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INEC detects double registration by prospective voters

TRUE to its claim of ability to expose all manner of fraud in the recently concluded voters registration, the Independent National Electoral Commission (INEC) has detected double listing by prospective voters in many states.

And as the display of voters lists is expected to end today across the country, there have been reports of low turn out of people to check for their names and call for rectification of any noticeable anomalies, prompting calls on Nigerians to massively participate in the exercise. In some states, the INEC has been criticized for not being able to display the lists days after the exercise started.
In Imo State, about 11,000 out of 1,683,237 million people registered indulged in double registration, according to the Resident Electoral Commissioner (REC), Prof. Selina Oko.
Fielding questions from journalists in Owerri, Oko disclosed that a software device which was installed in the Direct Data Capturing (DDC) machines exposed those who indulged in double registration in the state. According to the REC, the DDC machine printers identified the double registrations and isolated them.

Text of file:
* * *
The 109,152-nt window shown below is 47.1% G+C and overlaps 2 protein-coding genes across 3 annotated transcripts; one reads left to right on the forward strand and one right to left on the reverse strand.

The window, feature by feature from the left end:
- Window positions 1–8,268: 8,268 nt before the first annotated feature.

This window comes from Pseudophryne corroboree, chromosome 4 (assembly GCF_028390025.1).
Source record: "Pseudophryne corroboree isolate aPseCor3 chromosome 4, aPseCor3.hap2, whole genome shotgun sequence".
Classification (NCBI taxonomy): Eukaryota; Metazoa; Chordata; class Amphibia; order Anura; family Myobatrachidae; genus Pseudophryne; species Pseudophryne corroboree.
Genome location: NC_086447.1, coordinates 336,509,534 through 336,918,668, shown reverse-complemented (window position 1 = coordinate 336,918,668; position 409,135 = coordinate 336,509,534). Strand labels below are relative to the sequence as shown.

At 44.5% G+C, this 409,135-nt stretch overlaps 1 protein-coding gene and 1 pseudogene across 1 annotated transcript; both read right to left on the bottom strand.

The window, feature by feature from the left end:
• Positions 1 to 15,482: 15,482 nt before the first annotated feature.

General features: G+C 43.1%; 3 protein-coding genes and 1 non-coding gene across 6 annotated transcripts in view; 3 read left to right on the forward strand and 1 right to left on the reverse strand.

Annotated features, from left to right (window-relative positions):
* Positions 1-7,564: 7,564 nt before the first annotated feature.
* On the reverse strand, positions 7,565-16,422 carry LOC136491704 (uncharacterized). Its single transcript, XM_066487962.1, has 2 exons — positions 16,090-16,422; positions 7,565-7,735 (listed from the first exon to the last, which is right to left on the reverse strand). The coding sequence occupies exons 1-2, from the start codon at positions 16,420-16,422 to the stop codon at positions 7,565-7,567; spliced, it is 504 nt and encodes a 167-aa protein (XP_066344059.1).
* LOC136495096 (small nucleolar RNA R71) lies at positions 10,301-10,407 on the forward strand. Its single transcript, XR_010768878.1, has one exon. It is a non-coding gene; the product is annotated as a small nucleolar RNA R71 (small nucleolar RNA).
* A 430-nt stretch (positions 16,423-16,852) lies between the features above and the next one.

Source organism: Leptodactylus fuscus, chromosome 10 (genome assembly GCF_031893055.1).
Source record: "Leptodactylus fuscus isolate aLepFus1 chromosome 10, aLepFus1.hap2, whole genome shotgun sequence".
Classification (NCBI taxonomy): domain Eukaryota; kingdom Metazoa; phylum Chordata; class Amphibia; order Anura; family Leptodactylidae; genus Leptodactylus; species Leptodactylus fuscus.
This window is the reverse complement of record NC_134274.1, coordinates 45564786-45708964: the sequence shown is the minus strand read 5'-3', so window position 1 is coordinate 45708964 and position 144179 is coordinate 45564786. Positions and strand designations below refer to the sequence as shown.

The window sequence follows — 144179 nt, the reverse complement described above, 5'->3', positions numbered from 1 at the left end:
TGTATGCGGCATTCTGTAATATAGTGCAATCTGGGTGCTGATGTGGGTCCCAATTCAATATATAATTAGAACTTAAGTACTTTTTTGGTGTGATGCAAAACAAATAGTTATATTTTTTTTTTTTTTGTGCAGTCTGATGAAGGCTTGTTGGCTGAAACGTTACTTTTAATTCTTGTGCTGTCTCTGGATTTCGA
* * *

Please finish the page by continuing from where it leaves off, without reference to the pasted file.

“We registered over 1.6 million people, but now have detected all those who did double registration. We still have over 1.6 million. About 11,000 people were detected to have registered more than once,” the INEC chief said.
In Rivers State, the display of voters’ register is devoid of the rush that characterized the registration process. The Guardian check at some of the wards in Port Harcourt, revealed that a few people indicated interest in the exercise.
At Ward 14 in Port Harcourt, The Guardian learnt that there were a few reported cases of names that were not spelt correctly and multiple registration.
Those whose registered but could not find their names on the register as well as those whose names were not spelt correctly were issued a form by INEC ad hoc staff to fill in order for their complains to be addressed.
The REC Aniedi Ikoiwak,  described the turn out for the verification exercise as hitch free.